Who would run the camps?

            • Draco T Bastard 1.2.2.1.1.2

              This is a value judgement based on your ideological bias.

              No it’s not. The sale of the state assets really will leave NZ worse off as the Berl report shows. Hell, even the Treasury report shows that. The idiots in charge are still going ahead with this damaging policy and thus are being treasonous.

              • Possibly but the problem is it is a slippery slope. Who defines what is obviously detrimental? 

                Do you support decriminalization of Cannabis?  Who decides whether or not that is detrimental? You? Me? 

                • felix

                  There’s no “who”. There’s no opinion involved. It’s a numerical problem with a mathematical answer.

                  But apparently you think using mathematics to figure out numerical problems is a “slippery slope”.

                  • Gosman

                    Obviously felix has never understood the phrase ‘ Lies, damn lies, and statistics’.

    • Kotahi Tane Huna 1.3

      I think there’s an easier way to address this: make the select committee process more robust. Professor Sir Peter Gluckman talks about the need to develop policy based on evidence, not advocacy or anecdotes. Parliament is sovereign, and as such has a right to determine its own procedures, but politicians aren’t entitled to their own facts.

      This would have the effect of making legal challenges to legislation reliant on a simple test: does the evidence presented in favour of doing this stack up?

      That way we confine policy debate to the genuine controversies.

  2. Ok folks – if you want to help STOP asset sales rather than just OPPOSE asset sales – then this next week is going to be pivotal in helping to create the public pressure to help force the resignation of ‘dodgy’ John Banks.

    It is the passage of the Mixed Ownership Model Bill which will enable the ‘partial-privatisation’ of OUR assets in order to benefit private investors, in whose interests NZ Prime Minister John Key is acting.

    Because National only received enough votes to get 59 out of 121 MPs – they cannot arguably claim a mandate for asset sales, because National do not have a majority of MPs.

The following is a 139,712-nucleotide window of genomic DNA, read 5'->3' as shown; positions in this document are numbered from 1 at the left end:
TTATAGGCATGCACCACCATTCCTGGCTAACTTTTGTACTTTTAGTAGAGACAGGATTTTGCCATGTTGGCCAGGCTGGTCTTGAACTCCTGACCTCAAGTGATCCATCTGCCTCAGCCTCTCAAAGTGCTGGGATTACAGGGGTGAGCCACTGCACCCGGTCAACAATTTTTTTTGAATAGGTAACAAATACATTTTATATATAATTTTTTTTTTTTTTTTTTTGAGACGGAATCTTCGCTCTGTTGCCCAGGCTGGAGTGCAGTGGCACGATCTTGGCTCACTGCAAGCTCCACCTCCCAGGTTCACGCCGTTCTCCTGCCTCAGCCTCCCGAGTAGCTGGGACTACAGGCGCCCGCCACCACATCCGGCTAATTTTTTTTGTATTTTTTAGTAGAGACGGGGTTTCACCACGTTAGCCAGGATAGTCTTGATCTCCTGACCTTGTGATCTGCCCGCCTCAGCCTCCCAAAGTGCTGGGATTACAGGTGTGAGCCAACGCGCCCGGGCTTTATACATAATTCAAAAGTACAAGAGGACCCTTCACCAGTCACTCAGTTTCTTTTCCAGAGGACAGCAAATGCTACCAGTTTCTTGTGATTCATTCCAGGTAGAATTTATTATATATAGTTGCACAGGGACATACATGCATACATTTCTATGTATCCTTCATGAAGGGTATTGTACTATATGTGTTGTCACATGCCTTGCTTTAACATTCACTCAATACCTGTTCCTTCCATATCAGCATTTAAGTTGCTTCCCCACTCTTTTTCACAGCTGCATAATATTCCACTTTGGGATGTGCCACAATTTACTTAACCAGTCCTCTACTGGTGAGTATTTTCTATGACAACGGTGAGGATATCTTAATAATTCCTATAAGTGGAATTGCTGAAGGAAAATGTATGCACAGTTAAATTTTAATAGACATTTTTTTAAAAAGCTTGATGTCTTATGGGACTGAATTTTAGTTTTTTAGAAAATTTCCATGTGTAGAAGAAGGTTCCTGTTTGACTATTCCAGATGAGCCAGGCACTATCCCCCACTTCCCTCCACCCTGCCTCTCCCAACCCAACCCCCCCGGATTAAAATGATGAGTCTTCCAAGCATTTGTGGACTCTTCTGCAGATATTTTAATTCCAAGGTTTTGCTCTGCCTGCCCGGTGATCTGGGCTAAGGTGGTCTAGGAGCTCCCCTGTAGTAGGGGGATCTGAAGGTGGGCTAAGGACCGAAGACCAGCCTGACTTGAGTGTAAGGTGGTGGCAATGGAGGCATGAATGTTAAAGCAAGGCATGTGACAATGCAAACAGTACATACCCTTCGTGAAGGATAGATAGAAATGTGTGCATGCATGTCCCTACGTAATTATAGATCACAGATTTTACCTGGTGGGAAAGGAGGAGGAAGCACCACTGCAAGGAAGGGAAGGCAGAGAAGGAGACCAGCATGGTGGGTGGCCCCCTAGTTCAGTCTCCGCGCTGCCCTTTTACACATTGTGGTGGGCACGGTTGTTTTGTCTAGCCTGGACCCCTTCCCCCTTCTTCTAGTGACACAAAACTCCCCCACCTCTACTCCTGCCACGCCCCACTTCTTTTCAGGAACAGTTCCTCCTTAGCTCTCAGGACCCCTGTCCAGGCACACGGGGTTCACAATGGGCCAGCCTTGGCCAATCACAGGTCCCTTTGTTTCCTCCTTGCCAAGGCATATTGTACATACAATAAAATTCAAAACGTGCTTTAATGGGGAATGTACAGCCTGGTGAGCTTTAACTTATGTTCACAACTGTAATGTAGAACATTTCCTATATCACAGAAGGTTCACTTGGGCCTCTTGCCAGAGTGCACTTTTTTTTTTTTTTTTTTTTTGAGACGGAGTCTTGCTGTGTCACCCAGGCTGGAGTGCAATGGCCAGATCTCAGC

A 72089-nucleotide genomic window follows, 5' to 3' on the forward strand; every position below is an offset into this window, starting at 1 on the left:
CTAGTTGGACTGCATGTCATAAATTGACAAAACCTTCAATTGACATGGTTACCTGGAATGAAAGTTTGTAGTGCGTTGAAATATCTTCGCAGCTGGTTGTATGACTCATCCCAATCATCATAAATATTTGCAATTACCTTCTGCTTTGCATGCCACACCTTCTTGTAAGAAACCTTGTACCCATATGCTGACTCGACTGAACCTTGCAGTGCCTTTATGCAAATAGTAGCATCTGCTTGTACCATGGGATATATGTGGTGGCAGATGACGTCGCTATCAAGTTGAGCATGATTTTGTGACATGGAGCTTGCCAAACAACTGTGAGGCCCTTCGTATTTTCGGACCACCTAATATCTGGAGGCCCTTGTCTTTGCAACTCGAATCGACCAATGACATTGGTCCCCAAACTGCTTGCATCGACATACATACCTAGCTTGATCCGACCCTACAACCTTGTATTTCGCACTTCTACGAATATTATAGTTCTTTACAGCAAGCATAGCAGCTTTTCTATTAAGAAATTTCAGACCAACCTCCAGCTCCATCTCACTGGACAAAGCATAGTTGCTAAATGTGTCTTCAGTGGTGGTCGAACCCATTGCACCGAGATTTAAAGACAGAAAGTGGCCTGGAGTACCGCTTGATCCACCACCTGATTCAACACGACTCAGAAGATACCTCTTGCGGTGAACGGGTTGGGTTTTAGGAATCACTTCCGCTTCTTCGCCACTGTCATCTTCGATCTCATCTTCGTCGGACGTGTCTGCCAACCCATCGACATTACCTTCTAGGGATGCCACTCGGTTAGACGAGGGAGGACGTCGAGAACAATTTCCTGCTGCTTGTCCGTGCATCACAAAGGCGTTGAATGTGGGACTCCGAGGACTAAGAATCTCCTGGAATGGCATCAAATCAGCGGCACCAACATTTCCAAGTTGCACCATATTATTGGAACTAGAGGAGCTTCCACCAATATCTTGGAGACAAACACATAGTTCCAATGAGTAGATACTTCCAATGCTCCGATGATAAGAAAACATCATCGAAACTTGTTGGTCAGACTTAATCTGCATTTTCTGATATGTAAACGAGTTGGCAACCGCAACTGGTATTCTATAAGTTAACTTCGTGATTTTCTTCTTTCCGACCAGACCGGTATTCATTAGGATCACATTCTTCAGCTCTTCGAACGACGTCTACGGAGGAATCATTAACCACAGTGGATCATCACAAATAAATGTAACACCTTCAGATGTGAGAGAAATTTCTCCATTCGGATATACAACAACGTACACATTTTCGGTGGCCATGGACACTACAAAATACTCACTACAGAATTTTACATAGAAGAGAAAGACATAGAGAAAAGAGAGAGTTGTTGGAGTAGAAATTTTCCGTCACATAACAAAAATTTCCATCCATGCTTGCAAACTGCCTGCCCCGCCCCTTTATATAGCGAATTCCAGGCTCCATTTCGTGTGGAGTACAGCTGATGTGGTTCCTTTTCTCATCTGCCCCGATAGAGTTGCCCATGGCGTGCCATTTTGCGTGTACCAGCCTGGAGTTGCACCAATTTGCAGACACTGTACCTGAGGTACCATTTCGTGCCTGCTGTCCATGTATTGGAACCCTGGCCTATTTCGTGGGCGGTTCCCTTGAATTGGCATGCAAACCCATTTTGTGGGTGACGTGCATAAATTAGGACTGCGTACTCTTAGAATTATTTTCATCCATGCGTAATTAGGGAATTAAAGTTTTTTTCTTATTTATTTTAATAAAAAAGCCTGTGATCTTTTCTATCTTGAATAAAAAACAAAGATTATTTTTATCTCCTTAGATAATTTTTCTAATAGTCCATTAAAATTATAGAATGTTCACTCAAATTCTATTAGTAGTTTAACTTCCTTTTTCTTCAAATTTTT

That’s why John Key is doing the indefensible and continuing to politically protect ‘dodgy’ John Banks – because he desperately needs his vote.

    It’s not really that complicated?

    Basic maths?

    A complaint has now been lodged with the NZ Police against the Minister for Regulatory Reform ‘dodgy’ John Banks, the ACT MP for Epsom, for alleged bribery and corruption.

    To read for yourselves a copy of the above-mentioned complaint – check out http://www.dodgyjohnhasgone.com

    How come former NZ Labour Party MP, Taito Phillip Field was sentenced to six years jail for bribery and corruption for providing immigration assistance to Thai nationals in return for work on his properties, while John Banks, who provided immigration assistance and assistance to help a German/Finnish national (Kim Dotcom) purchase the Coatsville mansion after receiving $50,000 donated to his 2010 Auckland Mayoral campaign fund – gets political protection from the NZ Prime Minister ‘shonky’ John Key?

    (Who should arguably have to stand down while the OAG investigates the Sky City Convention deal, in which he as the Prime Minister / Minister of Tourism / Leader of the National Party (take your pick – it’s the SAME person) played such a central role?)